Trust me, you'll need the ice cream.  Yum.  If you don't have all of those berries, I'm sure it'd be just as good with only one or two of them.

And if you pick enough blackberries, you might want to try blackberry wine, which I'm hoping to do this year.

Here's an article on foraging for blackberries in case you don't know how to identify them.  My tips are:  be wary of poison ivy, ticks and chiggers ( the bugs are particularly bad this year), and expect to get some scratches (and purple fingers!).  If none of that's for you, again, you're likely to find some brave soul at the farmer's market who has gone to the trouble for you.

Made of Awesome

    I've wanted to be a part of a CSA for several years now.  The food is great.  This week (and it's early in the season) we got squash, zucchini, beets, kale, peas, cucumber, bread and killer awesome cookies, and more.  But for me it's only partly about the food.  For me it's just as important to be buying local, organic, responsibly and sustainably grown food.  It's about supporting someone local.  So, I'd have joined a CSA even if the people who were farming were only moderately awesome.

    That's not the case, though... my farmers, Roger and Mary Payne of Miracle Mountain Farms, convince me a little more every week that they're made of awesome.  Here's only one reason.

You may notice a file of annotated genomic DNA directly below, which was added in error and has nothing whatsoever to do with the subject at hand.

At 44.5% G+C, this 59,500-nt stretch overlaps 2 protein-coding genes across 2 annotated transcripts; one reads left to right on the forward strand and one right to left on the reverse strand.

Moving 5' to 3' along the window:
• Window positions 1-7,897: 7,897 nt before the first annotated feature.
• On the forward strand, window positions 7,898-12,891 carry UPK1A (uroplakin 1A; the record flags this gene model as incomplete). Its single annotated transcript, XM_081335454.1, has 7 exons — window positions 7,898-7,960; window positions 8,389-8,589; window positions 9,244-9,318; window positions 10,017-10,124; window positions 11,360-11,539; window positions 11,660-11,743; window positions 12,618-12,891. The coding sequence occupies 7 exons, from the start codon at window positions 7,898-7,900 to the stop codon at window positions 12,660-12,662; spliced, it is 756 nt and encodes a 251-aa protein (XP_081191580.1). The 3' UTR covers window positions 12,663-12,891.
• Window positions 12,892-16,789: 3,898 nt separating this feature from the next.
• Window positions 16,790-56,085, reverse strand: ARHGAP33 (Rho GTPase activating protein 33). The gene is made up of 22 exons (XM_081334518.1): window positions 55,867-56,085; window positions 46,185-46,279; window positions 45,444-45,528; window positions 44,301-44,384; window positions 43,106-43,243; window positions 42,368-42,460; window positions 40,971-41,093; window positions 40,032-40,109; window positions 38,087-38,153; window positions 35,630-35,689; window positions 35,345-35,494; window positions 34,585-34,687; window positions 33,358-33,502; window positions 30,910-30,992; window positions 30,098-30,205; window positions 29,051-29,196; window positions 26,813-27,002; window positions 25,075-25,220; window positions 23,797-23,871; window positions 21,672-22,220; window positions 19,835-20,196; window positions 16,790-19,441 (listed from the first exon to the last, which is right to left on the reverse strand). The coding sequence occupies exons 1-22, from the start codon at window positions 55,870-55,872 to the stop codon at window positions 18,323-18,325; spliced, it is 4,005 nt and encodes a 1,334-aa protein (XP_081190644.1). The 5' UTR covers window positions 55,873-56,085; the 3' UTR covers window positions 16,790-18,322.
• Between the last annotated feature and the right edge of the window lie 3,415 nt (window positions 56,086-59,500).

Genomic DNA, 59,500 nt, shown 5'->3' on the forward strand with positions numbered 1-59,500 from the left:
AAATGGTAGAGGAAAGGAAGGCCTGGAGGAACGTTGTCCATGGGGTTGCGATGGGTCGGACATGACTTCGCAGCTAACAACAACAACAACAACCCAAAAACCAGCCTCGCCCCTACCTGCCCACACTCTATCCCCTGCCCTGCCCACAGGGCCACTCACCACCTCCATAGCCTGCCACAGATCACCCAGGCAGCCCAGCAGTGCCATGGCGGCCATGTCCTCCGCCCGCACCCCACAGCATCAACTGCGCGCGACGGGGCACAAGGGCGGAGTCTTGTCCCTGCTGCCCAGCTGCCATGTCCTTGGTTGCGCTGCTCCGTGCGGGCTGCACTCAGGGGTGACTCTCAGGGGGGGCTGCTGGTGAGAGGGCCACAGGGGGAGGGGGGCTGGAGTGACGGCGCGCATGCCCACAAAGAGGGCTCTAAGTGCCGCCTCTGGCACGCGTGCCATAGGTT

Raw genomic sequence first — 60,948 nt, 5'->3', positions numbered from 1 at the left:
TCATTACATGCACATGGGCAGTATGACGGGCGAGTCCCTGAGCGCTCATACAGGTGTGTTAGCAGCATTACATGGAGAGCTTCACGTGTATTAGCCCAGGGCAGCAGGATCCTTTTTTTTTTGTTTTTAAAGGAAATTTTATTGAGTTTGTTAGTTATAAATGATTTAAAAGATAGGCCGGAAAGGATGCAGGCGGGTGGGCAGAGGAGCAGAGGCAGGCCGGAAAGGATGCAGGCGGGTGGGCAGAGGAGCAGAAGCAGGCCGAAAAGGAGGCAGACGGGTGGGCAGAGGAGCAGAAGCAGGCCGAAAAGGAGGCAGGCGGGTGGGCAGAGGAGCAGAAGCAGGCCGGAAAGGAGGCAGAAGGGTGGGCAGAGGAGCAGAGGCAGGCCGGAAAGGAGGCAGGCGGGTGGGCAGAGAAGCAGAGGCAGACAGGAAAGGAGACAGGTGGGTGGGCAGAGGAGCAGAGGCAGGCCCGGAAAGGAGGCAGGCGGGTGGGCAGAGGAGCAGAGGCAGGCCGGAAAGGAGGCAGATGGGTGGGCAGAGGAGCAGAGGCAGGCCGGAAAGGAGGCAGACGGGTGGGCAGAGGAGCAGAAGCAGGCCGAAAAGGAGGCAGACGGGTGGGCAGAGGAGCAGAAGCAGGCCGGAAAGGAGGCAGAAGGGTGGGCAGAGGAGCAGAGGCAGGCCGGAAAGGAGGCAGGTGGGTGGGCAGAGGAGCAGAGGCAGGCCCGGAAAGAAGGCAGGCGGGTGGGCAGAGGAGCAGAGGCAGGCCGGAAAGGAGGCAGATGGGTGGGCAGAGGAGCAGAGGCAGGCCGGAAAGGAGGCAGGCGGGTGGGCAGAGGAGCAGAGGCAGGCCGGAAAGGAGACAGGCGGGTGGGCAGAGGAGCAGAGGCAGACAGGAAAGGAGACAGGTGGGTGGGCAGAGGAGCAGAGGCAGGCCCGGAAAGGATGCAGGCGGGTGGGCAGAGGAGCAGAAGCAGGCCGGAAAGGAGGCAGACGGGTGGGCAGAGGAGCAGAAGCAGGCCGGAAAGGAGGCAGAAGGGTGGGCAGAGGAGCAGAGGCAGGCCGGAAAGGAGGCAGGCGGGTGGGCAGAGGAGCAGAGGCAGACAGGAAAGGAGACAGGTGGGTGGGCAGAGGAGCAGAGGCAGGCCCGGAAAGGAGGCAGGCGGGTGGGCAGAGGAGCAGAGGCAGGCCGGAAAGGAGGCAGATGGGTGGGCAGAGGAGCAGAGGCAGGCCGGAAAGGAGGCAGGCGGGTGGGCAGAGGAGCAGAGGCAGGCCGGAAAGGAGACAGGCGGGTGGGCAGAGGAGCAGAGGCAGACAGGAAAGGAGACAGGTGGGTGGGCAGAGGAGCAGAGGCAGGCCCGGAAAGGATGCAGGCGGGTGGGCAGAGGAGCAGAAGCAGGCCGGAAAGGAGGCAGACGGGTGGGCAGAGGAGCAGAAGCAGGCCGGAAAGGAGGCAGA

When I dropped by the farm today and got my basket o' goodies, Mary asked me would I take some cushaw melon seeds and plant them, and save them, and share them for free?  Please?  Then she gave me a handout all about this unusual melon from Slow Food's Ark of Taste website. 

    So what is Ark of Taste?  According to their website:

     "The Ark of Taste travels the world collecting small-scale quality productions threatened by industrial agriculture, environmental degradation and homogenization.
      The Ark of Taste searches out, catalogues and describes forgotten flavors from all around the planet: products at risk of extinction but surviving, that could be rediscovered and returned to the market."

     Basically, monoculture is destroying our food heritage.  There are four or five varieties of tomatoes in your average supermarket - the ones that have the best shelf life, NOT the ones that taste the best or anything that is prized for any other quality (although, heirloom varieties are finding their way into some supermarkets, thankfully).  So there are strains of long-cherished varieties of plants that are vanishing.  Ark of Taste - and Miracle Mountain Farms - seek to preserve them, share them.  And urge you to grow them.

     The Paynes are all about building community, preserving our heritage, through food and agriculture, and they are doing SO MUCH in that vein.  You should look them up on Facebook, and if you're local, definitely pay them a visit either at their farm or Cookeville Farmer's Market on weekends.  Because they're made of awesome.

   And, by the way, I will be planting some cushaw melons in my little garden this year, along with mostly heirloom varieties of tons of other veggies.  

    I would really like to see more of a Slow Food movement in this area, and I'm willing to spearhead it if there's enough interest.  To that end I'm hoping to 1) Start a little local food newsletter and 2) Maybe eventually open a Slow Food chapter here.  So if you're interested in being a part of that, do drop me a line at 

    "Ask not what you can do for your country.  Ask what's for lunch."  -- Orson Welles